• I’ve never really liked poetry very much, and I could count the exceptions to this rule on my fingers and toes. I love stories, especially written ones, but finding the story in a poem kind of feels like untangling a knot to me. Whatever meaning the poem is supposed to have nearly always eludes me. About the only nice thing I have to say about poems is that the words are often very pretty. Anyways there was this poem I read in high school that I can’t remember the name of, honestly I can’t recite a single word from that poem. So why the hell do I still remember reading it 9 years later? Transistor has a knot too, I can’t say what it is about that knot that gives it so much weight, but I think I’ll remember untangling it 9 years from now.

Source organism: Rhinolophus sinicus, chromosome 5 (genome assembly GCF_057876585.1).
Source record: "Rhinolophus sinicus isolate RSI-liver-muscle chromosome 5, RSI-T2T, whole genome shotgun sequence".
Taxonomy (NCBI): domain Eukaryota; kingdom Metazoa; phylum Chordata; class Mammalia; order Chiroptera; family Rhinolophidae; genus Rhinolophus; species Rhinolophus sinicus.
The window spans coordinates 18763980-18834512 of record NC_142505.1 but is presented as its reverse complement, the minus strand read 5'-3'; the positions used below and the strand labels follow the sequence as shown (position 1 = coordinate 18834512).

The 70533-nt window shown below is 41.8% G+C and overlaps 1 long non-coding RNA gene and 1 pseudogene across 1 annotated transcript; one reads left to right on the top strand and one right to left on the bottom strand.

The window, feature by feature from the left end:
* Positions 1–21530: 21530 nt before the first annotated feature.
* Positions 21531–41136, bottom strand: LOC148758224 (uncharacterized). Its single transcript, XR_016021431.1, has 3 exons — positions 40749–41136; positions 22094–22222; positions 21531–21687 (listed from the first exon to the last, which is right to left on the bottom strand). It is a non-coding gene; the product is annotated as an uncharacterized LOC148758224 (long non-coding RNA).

• The last generation of consoles held games back for too long. So long, that in the absence of evolution, iteration became worthy of praise. I forgot what it was like to see something new, and Mordor reminded me. The nemesis system is an idea that evolves open world games rather than iterates upon them, and it has me excited for the ideas to come. Mordor may borrow liberally from other games, but it’s does what it imitates better than most of the originals, and it may not tell the best story, but it gives you the tools to create your own. If we have more games like this one, then I think we’re in for a pretty damn good generation.